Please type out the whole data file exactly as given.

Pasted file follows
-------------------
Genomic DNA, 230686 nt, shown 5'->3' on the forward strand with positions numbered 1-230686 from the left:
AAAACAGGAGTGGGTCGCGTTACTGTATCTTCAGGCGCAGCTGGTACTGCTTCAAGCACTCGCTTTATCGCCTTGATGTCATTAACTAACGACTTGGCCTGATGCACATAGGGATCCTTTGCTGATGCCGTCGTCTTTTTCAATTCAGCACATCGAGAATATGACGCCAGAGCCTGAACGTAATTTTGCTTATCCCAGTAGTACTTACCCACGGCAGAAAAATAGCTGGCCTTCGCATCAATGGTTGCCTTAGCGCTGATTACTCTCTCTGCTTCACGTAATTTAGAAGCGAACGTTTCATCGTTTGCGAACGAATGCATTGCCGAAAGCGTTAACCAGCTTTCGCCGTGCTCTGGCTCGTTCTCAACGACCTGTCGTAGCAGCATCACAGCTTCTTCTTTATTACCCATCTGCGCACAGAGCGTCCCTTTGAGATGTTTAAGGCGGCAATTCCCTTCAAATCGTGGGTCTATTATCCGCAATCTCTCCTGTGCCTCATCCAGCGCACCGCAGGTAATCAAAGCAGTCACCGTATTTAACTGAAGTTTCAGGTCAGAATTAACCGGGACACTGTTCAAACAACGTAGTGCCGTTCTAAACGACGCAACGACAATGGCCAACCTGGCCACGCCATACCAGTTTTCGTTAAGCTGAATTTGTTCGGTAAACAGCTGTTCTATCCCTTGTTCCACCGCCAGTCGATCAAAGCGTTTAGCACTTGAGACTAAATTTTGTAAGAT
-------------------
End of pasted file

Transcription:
Genomic DNA, 230686 nt, shown 5'->3' on the forward strand with positions numbered 1-230686 from the left:
AAAACAGGAGTGGGTCGCGTTACTGTATCTTCAGGCGCAGCTGGTACTGCTTCAAGCACTCGCTTTATCGCCTTGATGTCATTAACTAACGACTTGGCCTGATGCACATAGGGATCCTTTGCTGATGCCGTCGTCTTTTTCAATTCAGCACATCGAGAATATGACGCCAGAGCCTGAACGTAATTTTGCTTATCCCAGTAGTACTTACCCACGGCAGAAAAATAGCTGGCCTTCGCATCAATGGTTGCCTTAGCGCTGATTACTCTCTCTGCTTCACGTAATTTAGAAGCGAACGTTTCATCGTTTGCGAACGAATGCATTGCCGAAAGCGTTAACCAGCTTTCGCCGTGCTCTGGCTCGTTCTCAACGACCTGTCGTAGCAGCATCACAGCTTCTTCTTTATTACCCATCTGCGCACAGAGCGTCCCTTTGAGATGTTTAAGGCGGCAATTCCCTTCAAATCGTGGGTCTATTATCCGCAATCTCTCCTGTGCCTCATCCAGCGCACCGCAGGTAATCAAAGCAGTCACCGTATTTAACTGAAGTTTCAGGTCAGAATTAACCGGGACACTGTTCAAACAACGTAGTGCCGTTCTAAACGACGCAACGACAATGGCCAACCTGGCCACGCCATACCAGTTTTCGTTAAGCTGAATTTGTTCGGTAAACAGCTGTTCTATCCCTTGTTCCACCGCCAGTCGATCAAAGCGTTTAGCACTTGAGACTAAATTTTGTAAGAT